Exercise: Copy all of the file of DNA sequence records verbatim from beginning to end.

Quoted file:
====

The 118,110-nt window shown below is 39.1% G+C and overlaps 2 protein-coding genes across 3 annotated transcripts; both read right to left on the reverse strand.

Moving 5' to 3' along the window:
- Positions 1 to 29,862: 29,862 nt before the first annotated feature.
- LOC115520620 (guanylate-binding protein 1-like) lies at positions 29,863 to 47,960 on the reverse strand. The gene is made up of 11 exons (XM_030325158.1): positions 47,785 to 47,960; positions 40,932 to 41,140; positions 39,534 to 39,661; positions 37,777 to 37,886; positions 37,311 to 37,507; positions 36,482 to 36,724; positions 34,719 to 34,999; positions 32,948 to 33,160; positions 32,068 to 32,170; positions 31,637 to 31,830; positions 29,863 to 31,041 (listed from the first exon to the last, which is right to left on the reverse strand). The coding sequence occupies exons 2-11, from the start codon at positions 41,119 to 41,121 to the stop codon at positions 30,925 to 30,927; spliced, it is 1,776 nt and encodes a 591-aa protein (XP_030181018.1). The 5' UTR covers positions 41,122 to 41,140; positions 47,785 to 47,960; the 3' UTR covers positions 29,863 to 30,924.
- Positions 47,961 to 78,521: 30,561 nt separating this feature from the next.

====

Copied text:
The 118,110-nt window shown below is 39.1% G+C and overlaps 2 protein-coding genes across 3 annotated transcripts; both read right to left on the reverse strand.

Moving 5' to 3' along the window:
- Positions 1 to 29,862: 29,862 nt before the first annotated feature.
- LOC115520620 (guanylate-binding protein 1-like) lies at positions 29,863 to 47,960 on the reverse strand. The gene is made up of 11 exons (XM_030325158.1): positions 47,785 to 47,960; positions 40,932 to 41,140; positions 39,534 to 39,661; positions 37,777 to 37,886; positions 37,311 to 37,507; positions 36,482 to 36,724; positions 34,719 to 34,999; positions 32,948 to 33,160; positions 32,068 to 32,170; positions 31,637 to 31,830; positions 29,863 to 31,041 (listed from the first exon to the last, which is right to left on the reverse strand). The coding sequence occupies exons 2-11, from the start codon at positions 41,119 to 41,121 to the stop codon at positions 30,925 to 30,927; spliced, it is 1,776 nt and encodes a 591-aa protein (XP_030181018.1). The 5' UTR covers positions 41,122 to 41,140; positions 47,785 to 47,960; the 3' UTR covers positions 29,863 to 30,924.
- Positions 47,961 to 78,521: 30,561 nt separating this feature from the next.